If you golf, then you most probably are searching for solutions to improve your score. Although you might have perhaps heard the saying, “Drive for show, putt for dough,” every hole still begins on the tee box, and a bad drive will add unnecessary strokes. Of course, there are some things that you can do to boost that score. The most important is giving you better drive’s accuracy.
Getting your drive onto the fairway is at least as important, and possibly more important, than hitting it a considerable ways. Being on the green makes your next shot easier, and may rarely result in a penalty for the lost ball. And this doesn’t suggest you need to drop down to 50 yards if you’re hitting 200, but 175 yards to the fairway is more preferable than 200 to the woods.
There are only two factors that can cause this accuracy, plus they are swing path and club head angle. There are really only three swing paths: straight, outside-in, and inside-out. A straight angle needs to be obvious. Outside-in happens when the club head is farther from you mainly because it approaches the bottom and comes in closer as you hit the ball. Inside-out will be the opposite of outside-in.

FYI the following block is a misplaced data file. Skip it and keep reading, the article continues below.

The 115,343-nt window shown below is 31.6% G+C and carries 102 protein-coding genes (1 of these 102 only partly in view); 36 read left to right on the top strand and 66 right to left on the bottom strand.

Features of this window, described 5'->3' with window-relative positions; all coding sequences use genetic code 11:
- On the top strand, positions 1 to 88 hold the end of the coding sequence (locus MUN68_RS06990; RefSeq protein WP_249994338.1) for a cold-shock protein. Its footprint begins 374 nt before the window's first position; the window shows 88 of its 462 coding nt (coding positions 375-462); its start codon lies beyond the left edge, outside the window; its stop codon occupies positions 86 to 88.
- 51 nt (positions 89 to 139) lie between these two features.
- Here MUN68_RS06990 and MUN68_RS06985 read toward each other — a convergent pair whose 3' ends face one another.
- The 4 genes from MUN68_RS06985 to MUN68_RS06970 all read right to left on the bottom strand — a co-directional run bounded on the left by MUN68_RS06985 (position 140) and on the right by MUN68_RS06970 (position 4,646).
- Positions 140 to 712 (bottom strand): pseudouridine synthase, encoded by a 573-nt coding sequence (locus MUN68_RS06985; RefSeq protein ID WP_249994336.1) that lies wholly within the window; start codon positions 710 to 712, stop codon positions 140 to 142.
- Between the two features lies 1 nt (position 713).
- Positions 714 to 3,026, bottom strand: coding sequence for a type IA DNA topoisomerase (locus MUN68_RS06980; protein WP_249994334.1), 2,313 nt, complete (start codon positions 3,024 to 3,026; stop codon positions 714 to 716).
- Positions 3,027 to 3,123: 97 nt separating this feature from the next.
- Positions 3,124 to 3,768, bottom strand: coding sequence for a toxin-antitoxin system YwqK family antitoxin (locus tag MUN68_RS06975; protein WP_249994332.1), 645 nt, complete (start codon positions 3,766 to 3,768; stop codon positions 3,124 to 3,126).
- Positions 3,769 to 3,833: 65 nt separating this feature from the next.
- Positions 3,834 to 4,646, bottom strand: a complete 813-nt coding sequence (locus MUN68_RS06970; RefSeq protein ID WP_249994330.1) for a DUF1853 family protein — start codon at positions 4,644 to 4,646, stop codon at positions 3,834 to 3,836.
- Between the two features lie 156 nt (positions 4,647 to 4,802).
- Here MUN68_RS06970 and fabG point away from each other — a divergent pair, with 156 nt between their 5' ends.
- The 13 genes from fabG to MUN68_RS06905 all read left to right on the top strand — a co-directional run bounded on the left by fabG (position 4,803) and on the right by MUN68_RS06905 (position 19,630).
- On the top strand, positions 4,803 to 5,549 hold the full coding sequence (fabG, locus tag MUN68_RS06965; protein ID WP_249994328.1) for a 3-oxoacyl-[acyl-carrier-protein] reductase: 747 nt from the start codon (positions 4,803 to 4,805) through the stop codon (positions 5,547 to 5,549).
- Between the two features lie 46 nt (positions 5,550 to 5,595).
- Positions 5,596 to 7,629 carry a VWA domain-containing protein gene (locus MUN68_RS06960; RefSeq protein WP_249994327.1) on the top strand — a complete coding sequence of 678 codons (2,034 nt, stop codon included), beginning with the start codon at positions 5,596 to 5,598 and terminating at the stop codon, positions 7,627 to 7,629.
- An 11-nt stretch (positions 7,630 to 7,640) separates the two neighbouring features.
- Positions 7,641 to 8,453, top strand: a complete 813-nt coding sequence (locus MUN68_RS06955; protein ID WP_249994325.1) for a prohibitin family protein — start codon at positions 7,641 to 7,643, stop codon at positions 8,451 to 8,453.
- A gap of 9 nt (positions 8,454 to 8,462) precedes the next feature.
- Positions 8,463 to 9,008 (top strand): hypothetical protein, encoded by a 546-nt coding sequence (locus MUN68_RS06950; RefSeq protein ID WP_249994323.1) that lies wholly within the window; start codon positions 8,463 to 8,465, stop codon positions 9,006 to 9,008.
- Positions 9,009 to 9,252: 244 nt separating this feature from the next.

Club head angle is slightly more complex which is measured by 50 % dimensions. The first has three aspects: open, closed and square. Square is straight on, or perpendicular for your requirements. Open is the place the far end in the club face is farther back than the near end, and closed could be the opposite, whenever you lead using the far end of the club face.
The other dimension is measured in degrees measured from the floor. While this dimension is essential for distance, it really is less essential in accuracy. Of course, in improving your game you should boost your distance as well as your accuracy, and that means you ought to keep this in mind.
So, to be able to improve your accuracy, if you are hitting straight onto the fairway, you need to swing having a straight swing path, and you will want the club head angle to get square. If your drives usually are not going straight, one of these two is most likely the culprit.
You can determine which it’s by watching your drives. If you typically hit a curve ball, one which starts out straight then either hooks or slices, you need to work on the club head angle. If you hit a straight shot off and away to either the left or right, your swing path may be the most likely problem.